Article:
Uzumaki volume 1
by Junji Ito
BW, 208 pgs w/ ads
$9.99 US / Higher in Canada
It is rare that the mundane be made truly unsettling. Manga-ka Junji Ito manages to achieve this in Uzumaki volume 1. He makes the pattern known as spirals a device of horror.
The first instance of this pattern occurs on the very first page. Kirie is overlooking the seaside town in which she lives. The sky above is grey and spirals can be seen in the clouds. This is a subtle instance of the spiral and almost goes unnoticed. A couple pages later, Kirie is walking down a street and a whirlwind rushes past. On the heels of that, she spots her boyfriend’s father crouched in a grubby alley. His attention is fixated on a small object. That object is a spiral shaped snail shell. It’s a quietly unsettling moment because such fixation is unnatural and as such just simply feels wrong.
Spirals remain a fixture Uzumaki from that point on. Volume 1 is divided into a series of chapters, each one a tale that describes another individual’s obsession with spirals and how that obsession leads eventually to despair, madness and ultimately death or worse.
As I write this review the premise sounds absolutely absurd. An obsession with spirals that leads to madness is an absurd idea, but by the time I reached page 30 at which time the father’s eyes start moving in spiral patterns on their own accord I was engrossed and grossed out by what was occurring. I was also unnerved. The unnatural physical manifestations of this obsession were increasing at an alarming rate, with Ito ratcheting up the icky bits with each turn of the page. I actually felt relief when the man died and the madness ended, relief for an end to his suffering but also relief at having a break from the increasing horror.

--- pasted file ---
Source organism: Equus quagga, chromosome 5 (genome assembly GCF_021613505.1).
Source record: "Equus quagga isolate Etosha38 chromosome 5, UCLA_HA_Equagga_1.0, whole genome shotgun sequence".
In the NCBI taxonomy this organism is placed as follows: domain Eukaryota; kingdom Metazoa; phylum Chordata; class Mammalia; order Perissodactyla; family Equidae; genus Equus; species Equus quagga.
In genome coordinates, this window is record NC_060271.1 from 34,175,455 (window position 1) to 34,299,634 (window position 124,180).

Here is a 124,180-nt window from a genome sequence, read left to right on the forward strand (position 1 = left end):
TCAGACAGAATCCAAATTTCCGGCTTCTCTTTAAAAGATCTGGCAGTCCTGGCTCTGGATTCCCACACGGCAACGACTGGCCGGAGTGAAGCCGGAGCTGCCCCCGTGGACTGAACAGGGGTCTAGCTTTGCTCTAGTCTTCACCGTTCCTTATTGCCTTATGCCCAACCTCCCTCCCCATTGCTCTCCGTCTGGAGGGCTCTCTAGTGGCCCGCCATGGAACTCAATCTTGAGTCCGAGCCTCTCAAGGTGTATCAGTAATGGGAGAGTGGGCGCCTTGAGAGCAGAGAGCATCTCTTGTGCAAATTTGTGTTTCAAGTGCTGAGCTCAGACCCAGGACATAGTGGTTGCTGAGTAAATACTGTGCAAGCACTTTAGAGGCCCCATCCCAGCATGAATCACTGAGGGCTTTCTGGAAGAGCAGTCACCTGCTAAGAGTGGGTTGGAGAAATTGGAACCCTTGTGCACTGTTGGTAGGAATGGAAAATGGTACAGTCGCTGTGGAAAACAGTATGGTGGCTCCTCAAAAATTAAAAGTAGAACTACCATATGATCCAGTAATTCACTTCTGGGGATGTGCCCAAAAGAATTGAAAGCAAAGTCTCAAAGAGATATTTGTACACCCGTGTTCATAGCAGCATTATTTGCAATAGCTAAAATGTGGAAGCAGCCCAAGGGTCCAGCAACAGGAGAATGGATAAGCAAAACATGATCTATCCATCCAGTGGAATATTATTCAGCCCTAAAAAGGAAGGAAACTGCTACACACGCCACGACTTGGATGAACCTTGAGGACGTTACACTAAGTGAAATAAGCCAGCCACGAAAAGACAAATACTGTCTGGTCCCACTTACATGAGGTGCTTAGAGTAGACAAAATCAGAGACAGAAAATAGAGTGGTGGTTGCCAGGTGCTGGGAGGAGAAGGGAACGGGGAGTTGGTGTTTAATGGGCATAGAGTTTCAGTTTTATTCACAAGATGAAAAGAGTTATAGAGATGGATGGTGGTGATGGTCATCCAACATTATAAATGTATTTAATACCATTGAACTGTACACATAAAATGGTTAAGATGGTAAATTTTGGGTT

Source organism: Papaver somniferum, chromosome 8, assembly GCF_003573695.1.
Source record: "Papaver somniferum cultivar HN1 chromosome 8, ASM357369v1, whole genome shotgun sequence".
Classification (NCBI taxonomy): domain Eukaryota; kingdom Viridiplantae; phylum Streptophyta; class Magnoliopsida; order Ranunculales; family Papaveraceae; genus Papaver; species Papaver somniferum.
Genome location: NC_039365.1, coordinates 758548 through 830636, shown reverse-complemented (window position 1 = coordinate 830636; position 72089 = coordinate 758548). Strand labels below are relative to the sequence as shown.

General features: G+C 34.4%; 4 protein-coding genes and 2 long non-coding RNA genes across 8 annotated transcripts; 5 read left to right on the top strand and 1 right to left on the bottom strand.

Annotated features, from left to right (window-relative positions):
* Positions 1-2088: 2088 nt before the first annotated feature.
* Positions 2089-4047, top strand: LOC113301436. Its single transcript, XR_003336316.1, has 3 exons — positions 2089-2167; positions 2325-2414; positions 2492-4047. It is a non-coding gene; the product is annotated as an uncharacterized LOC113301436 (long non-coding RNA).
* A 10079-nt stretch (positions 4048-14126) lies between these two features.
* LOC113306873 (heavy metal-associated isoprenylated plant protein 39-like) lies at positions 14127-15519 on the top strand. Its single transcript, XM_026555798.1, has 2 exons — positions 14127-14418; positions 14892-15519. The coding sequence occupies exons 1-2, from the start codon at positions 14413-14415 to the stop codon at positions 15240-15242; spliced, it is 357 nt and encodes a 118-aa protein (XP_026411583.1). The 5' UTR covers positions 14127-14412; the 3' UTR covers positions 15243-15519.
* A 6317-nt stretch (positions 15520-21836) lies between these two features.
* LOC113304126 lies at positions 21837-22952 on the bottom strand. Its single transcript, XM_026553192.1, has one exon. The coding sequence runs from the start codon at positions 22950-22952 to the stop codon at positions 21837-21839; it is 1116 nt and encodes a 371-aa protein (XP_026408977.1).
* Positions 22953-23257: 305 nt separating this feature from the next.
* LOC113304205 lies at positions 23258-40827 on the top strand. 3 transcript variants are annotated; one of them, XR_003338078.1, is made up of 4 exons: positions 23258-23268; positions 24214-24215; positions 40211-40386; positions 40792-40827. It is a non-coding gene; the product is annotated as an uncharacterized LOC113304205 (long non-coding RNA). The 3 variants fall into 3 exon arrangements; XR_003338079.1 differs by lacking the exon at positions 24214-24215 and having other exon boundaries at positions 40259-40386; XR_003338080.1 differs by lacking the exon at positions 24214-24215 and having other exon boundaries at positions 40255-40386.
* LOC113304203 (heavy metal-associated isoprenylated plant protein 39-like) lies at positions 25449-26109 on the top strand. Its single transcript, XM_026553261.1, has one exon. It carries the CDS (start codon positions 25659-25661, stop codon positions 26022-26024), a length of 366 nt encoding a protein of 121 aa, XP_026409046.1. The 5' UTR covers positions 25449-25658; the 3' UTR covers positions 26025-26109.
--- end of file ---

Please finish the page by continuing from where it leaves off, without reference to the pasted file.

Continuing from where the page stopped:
Then the dad was cremated, and the smoke and ashes rising from the crematorium stack formed a large spiral over the town. The hairs on the back of my neck tingled and I knew Junji Ito had done his duty as a creator of horror.
As mentioned, each story in Uzumaki focuses on an individual’s obsession with spirals, a shape the town appears to be infected with. The individual tales are cleverly eerie and grotesque, but what also begins to take shape is a greater mystery surrounding the nature of the town itself and the reasons why spirals are so prominent. We don’t get answers in this first volume, but there are hints of tortured and twisted spirits and a well placed and underplayed connection to the small lake at the centre of town.
Junji Ito left his mark on me with Gyo, a two-part horror manga, scenes from which still occasionally pop into my mind like a specter from the dark to rattle my senses and remind me that no one does unsettling horror like our friends in the East. Uzumaki is old news in Ito’s homeland, but it’s a worthy and welcome read for fans of true horror. (Chad Boudreau)